"A whole new angle" By Merryn Somerset Webb

7th August 2010 Financial Times

I’m a hot-weather-holiday person. I like beaches and swimming in a warm sea. If you’d told me in my twenties that I’d be spending every August of my thirties fiddling around beside freezing lochs wearing several layers of cashmere and lined wellies to keep warm(ish), I’d have thought you mad. Then I married a man with a farm in Shetland and a fondness for spending most of the day fishing.


My husband spent his childhood summers fishing the lochs of Vementry, which are situated halfway up the west side of the main island. He had never seen much reason to go anywhere else. And once I got in the swing of things, I didn’t either. Why? Because it’s perfect. We don’t catch the biggest trout in the world, but all the fish are wild; last year we caught enough in an hour to feed six for lunch. The views from absolutely everywhere are spectacular, and you never know if, in between casts, you’ll see an otter, a swan with her cygnets or just a few ponies.


This summer my husband decided he’d like to fish a little further afield – just for a day. So we asked Shetland fishing expert David Pottinger if he would show us somewhere new, away from our own doorstep. Given the weather conditions on the day (sunny intervals and very little wind) he suggested the loch of Spiggie at the south end of Shetland.


Spiggie is special not just because it is beautiful and packed full of fish; it is also a Royal Society for the Protection of Birds reserve. So not only were a large number of hard-fighting trout caught – they were caught among a mass of Tufted Duck and Skuas. The day went well: 30 trout with most approaching 1lb in weight and the largest 2lb. (Pottinger caught that one, but then he is a former Scottish Internationalist.)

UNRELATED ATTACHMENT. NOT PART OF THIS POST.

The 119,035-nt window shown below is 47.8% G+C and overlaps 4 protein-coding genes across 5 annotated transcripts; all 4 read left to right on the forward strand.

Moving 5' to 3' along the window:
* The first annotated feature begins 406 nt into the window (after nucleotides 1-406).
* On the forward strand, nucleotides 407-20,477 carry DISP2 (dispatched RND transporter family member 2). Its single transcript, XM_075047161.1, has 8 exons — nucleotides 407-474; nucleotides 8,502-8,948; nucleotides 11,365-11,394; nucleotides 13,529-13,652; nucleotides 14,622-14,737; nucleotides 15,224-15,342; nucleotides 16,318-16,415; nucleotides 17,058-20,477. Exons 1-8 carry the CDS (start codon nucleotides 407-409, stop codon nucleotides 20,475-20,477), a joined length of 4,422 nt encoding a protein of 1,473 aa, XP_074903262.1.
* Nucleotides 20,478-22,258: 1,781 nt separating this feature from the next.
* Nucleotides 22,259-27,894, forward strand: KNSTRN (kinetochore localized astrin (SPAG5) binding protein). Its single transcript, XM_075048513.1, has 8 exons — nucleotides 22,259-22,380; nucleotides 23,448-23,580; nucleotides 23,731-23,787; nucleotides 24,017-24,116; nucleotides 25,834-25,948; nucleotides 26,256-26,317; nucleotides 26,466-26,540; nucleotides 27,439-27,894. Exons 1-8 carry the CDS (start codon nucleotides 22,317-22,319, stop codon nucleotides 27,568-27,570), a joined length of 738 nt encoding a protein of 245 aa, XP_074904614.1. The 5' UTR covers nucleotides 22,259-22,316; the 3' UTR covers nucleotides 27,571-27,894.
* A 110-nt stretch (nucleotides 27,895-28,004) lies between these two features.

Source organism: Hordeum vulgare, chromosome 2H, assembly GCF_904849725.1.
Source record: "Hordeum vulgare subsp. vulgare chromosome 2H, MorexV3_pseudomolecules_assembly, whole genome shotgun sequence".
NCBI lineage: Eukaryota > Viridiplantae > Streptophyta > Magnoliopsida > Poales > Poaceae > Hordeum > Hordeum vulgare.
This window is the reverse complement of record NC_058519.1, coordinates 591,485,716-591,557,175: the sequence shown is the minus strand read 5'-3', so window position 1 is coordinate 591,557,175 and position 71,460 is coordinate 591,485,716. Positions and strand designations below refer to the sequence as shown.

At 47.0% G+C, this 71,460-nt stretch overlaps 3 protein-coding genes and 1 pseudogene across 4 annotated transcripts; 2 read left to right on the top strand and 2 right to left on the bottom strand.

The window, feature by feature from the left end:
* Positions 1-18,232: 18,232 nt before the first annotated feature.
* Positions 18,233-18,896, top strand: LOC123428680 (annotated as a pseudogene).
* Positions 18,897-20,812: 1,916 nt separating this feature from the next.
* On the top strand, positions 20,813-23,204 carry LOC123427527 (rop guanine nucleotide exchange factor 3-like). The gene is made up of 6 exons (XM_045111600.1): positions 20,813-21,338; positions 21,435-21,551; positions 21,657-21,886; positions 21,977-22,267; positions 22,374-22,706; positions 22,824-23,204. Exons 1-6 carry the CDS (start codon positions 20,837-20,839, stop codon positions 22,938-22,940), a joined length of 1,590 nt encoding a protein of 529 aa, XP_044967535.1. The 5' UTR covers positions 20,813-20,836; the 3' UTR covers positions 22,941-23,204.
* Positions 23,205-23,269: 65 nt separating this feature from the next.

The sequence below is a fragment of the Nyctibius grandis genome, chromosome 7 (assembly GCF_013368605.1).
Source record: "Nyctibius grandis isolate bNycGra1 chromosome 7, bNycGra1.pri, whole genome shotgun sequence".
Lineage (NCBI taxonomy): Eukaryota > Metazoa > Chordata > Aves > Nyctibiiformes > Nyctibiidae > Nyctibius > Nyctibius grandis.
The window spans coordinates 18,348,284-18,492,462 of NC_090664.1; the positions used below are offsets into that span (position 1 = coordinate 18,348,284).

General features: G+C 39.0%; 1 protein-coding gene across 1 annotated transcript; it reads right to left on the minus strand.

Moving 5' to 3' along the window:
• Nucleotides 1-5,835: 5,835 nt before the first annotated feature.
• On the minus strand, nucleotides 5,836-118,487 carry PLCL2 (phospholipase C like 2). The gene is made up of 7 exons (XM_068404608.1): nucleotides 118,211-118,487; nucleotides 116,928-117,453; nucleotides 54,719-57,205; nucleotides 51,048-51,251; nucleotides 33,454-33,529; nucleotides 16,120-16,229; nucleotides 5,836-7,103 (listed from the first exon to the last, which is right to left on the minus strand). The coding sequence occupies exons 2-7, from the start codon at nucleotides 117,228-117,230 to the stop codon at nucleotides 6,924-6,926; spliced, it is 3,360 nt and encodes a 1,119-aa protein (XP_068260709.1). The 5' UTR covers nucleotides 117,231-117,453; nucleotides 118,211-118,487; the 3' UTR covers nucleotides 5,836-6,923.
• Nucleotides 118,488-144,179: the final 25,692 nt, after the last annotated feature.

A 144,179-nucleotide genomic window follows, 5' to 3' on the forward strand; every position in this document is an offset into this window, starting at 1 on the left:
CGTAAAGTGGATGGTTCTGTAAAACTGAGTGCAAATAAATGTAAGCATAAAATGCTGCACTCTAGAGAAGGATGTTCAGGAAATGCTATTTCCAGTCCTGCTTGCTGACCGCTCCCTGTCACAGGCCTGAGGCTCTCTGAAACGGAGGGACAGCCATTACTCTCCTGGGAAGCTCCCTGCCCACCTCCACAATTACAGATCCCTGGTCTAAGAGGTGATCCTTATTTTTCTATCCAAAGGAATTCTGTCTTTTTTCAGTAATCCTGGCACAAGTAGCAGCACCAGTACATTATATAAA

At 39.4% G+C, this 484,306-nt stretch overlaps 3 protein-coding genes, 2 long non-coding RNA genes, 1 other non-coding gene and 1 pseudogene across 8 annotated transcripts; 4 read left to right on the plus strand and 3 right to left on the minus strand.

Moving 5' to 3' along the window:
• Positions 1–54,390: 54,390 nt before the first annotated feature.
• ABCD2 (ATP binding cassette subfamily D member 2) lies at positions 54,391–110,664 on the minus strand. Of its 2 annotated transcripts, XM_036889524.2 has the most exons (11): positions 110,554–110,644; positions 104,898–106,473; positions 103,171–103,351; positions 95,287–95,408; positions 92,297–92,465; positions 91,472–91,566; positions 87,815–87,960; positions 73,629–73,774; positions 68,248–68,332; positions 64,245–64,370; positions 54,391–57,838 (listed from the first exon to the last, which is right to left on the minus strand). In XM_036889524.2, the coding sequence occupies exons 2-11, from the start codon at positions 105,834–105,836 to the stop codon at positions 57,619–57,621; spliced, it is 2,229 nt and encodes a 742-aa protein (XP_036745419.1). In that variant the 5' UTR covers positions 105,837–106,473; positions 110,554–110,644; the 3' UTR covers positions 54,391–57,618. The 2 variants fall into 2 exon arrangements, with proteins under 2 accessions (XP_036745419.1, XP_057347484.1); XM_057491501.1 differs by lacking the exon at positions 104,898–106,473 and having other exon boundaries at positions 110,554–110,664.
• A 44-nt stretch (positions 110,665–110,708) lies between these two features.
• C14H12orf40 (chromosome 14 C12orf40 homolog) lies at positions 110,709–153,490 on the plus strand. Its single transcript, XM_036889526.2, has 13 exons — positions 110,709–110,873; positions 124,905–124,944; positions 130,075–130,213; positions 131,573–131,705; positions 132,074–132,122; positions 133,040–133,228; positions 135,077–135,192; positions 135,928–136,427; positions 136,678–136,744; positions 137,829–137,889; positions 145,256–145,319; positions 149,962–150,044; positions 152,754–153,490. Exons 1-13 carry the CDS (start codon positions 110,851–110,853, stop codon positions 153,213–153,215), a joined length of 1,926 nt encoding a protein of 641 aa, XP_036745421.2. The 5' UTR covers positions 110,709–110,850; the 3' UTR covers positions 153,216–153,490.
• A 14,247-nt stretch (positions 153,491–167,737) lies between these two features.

There is excellent fishing to be had in Shetland, mostly on lochs and for brown trout – although there are also a number of good sea trout runs. The lochs are also generally very underfished. Over at the Shetland Angling Association they say that “if the fish aren’t biting you don’t change your flies, you change your loch”.


The most surprising thing about all this is the price: an association permit to fish the majority of Shetland’s 500 odd lochs costs £25 a year, leaving plenty over to rent a nice cottage – or stay in the Busta House hotel, a converted 17th-century laird’s house a little further up the island. And the weather? You get used to it. I tend to start August dressed like a Brora sale catalogue but always end it in a T-shirt.


David Pottinger 07768 505300. Shetland Anglers Association


Getting there

The Northlink ferry from Aberdeen.; Flybe flies to Shetland from Aberdeen, Glasgow, Inverness and Edinburgh.


Merryn Somerset Webb is editor of MoneyWeek and writes a column in FT Weekend Money


Copyright The Financial Times Limited 2010.


See also: